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Archive for August 13th, 2014

Shine Her Light: “The Midnight Special” Box Set Arrives In September with Fleetwood Mac, Bee Gees, ELO, More

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Midnight Special Box Set

Between August 1972 and May 1981, late night television was a little more rockin’.  Producer Burt Sugarman’s The Midnight Special followed Johnny Carson’s Tonight Show on Friday evenings, welcoming viewers with Johnny Rivers’ rousing rendition of the traditional tune (a Top 20 hit for Rivers in 1965).  Over the course of 450 episodes, The Midnight Special presented a staggering array of music’s top talent on network television with most songs performed live for the majority of its run.  The program, featuring announcer Wolfman Jack and a variety of guest hosts, premiered as a one-off special in August 1972 but was promoted to full-time status in February 1973.  It first arrived on DVD in 2006 with episodes available as mail order exclusives, heavily promoted via infomercials.  On September 9, however, StarVista/Time Life will make The Midnight Special more widely available for the first time with 11-DVD, 6-DVD and 1-DVD releases.  With the resurgence in many of the ‘70s’ greatest pop hits thanks to the hit Guardians of the Galaxy soundtrack the time couldn’t be better!  (Indeed, many of the Star Lord’s favorite songs were performed on The Midnight Special and will be included on these DVDs.)

The 11-disc Midnight Special Collectors’ Edition is now available to order exclusively online at MIDNIGHTSPECIALDVDS.COM for just under $100.00; while it’s expected that this set may eventually arrive to general retail (in the tradition of other StarVista sets for The Carol Burnett Show, Mama’s Family and The Dean Martin Celebrity Roasts), it will remain a website exclusive for the foreseeable future.  This edition features roughly 10 hours of musical performances plus 5 hours of newly-produced bonus material and a 32-page booklet.  The single-disc and 6-disc versions will be released on September 9 to stores everywhere. The Midnight Special played host to artists from the many genres that occupied the Top 40 slots on the Billboard Hot 100 during the 1970s, including Fleetwood Mac, The Bee Gees, Linda Ronstadt, The O’Jays, Dolly Parton, David Bowie (who broadcast his final television appearance as Ziggy Stardust on the program), Alice Cooper, Electric Light Orchestra, Neil Sedaka, Barry Manilow, Alice Cooper, frequent host Helen Reddy, and countless others who are featured on StarVista’s new sets.  The Midnight Special also gave the spotlight over to the era’s top comedians like Richard Pryor, Billy Crystal, George Carlin, Andy Kaufman, Steve Martin and Freddie Prinze.

After the jump: a look at what you can expect to find on these collections! Read the rest of this entry »

Written by Joe Marchese

August 13, 2014 at 13:15

Beyond “Taxi”: Robinsongs Pairs Two LPs From Fender Rhodes Hero Bob James

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Bob James - Sign Two-FerCherry Red’s Robinsongs label, which has recently been responsible for reissues from jazz greats like Hank Crawford, Richard Tee and Ramsey Lewis, has turned its attention to producer-arranger-composer Bob James with the two-for-one release of his 1980 and 1981 albums, H and Sign of the Times.  The electric piano master has been making records as a leader since 1963 – his most recent is 2013’s Quartette Humaine with saxophonist David Sanborn – and this pair comes from the early years of his own Tappan Zee label (formed in1977).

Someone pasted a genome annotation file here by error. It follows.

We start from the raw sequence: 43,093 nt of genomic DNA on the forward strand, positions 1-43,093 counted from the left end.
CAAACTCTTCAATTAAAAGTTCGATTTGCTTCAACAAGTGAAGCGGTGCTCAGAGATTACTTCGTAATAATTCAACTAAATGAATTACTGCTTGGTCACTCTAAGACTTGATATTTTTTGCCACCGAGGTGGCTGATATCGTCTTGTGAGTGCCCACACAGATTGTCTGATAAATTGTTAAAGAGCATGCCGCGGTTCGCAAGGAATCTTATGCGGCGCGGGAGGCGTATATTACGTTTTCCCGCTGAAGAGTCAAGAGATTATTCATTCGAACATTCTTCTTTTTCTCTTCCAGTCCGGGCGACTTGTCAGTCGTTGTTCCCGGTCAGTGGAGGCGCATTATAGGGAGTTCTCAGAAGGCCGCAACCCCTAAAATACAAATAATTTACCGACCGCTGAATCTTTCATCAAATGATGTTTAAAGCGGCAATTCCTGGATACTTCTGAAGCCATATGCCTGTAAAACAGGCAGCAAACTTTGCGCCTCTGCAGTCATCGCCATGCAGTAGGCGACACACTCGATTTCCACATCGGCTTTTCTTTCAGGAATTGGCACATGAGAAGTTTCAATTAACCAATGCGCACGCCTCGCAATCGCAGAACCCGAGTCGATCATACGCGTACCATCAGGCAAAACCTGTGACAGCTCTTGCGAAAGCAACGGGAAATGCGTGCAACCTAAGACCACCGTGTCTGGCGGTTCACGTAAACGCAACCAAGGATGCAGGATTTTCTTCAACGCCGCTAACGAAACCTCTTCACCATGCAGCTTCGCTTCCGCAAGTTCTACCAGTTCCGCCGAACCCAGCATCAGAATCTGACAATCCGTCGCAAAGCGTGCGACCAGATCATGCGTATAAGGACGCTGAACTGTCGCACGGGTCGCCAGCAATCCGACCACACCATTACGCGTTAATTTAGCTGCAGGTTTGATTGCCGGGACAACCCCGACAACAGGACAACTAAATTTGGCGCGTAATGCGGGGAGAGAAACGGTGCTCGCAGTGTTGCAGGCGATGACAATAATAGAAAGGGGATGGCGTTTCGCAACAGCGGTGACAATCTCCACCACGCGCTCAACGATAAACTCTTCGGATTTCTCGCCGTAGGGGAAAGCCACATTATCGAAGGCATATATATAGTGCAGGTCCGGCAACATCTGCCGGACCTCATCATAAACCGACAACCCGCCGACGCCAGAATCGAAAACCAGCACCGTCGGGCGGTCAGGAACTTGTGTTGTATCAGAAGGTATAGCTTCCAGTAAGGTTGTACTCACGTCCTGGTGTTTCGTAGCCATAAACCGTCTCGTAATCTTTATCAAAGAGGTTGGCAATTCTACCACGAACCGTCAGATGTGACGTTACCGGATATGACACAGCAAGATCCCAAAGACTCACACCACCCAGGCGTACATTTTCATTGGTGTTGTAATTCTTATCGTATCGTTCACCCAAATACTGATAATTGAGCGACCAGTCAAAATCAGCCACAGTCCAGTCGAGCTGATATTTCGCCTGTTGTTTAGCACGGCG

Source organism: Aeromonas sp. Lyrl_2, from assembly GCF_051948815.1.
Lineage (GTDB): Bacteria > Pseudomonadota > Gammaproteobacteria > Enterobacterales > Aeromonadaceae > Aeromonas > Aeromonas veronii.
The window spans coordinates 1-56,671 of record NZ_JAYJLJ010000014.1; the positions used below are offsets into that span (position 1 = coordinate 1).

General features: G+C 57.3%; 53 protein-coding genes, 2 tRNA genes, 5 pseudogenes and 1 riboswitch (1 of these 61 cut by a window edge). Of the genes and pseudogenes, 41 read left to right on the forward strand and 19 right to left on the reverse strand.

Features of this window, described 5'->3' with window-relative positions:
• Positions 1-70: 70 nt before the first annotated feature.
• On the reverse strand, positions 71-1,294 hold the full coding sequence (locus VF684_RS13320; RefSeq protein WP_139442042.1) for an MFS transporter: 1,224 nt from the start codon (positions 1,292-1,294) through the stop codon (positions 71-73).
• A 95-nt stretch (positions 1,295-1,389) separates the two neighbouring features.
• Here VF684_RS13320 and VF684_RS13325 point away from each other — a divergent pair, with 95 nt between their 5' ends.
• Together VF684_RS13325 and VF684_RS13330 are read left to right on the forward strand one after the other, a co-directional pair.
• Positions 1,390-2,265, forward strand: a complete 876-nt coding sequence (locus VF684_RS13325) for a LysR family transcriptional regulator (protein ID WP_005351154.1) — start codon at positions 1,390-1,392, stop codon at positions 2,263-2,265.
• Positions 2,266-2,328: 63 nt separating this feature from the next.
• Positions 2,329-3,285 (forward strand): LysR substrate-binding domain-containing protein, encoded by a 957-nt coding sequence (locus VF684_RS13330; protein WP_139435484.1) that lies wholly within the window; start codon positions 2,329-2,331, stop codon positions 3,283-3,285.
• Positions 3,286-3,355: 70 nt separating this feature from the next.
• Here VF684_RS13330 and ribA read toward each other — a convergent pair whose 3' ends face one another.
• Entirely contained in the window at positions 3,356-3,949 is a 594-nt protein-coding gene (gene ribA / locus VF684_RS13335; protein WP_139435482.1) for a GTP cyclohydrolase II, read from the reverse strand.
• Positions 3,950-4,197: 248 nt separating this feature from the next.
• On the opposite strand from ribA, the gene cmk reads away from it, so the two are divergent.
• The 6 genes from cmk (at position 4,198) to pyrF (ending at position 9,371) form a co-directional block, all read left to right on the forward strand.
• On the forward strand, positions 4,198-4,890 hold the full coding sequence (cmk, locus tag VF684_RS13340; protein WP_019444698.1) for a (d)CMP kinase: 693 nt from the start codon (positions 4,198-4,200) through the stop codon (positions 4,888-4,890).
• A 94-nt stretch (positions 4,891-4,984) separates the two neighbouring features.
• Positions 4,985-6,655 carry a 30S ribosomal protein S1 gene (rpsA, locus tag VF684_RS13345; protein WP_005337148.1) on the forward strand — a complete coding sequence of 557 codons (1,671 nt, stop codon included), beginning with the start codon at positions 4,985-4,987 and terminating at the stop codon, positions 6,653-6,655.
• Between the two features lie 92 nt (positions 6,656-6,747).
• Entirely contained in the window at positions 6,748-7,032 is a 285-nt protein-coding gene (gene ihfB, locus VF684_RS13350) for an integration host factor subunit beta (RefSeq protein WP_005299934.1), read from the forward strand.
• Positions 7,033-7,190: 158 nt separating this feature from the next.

The Missouri-born, Berklee-trained Bob James’ first outing as a leader, 1963’s Bold Conceptions for the Mercury label, remained his only such recording until 1974.  Instead of pursuing above-the-title stardom, James busied himself as a keyboardist and arranger, contributing an arrangement to Quincy Jones’ 1969 CTI record Walking in Space which first acquainted him with the Fender Rhodes electric piano.  James never planned on becoming so closely identified with the instrument, but his mastery of the Rhodes contributed mightily to the sound of 1970s crossover and fusion jazz styles.  James continued arranging and playing at Creed Taylor’s CTI, which spun off from its A&M Records roots into a true independent.  At CTI, he made significant contributions to sets from Grover Washington, Jr., Stanley Turrentine, Milt Jackson, and outside of Taylor’s empire, James added color to recordings by Paul Simon and Neil Diamond and composed the wistful theme to television’s Taxi.  But his key roles as arranger and sideman led to his artistic rebirth on the 1974 album One.

Each year between 1974 and 1977, James issued a numbered release, from One to BJ4, arranging, conducting and playing both his own tunes and choice cover versions.  With 1977’s Heads, he parted ways with Taylor, establishing his own Tappan Zee banner under the aegis of Columbia Records.  He was rewarded when the album became his first Jazz No. 1 LP.  Also serving for a time in A&R at Columbia, James continued to turn out records like clockwork.  He also took along the masters to his first four albums and saw to their reissue at Tappan Zee.  H marked his first album of the 1980s.

Hit the jump for details on both albums included on this reissue, including track listing and order links! Read the rest of this entry »

Written by Joe Marchese

August 13, 2014 at 10:16

Posted in Bob James, News, Reissues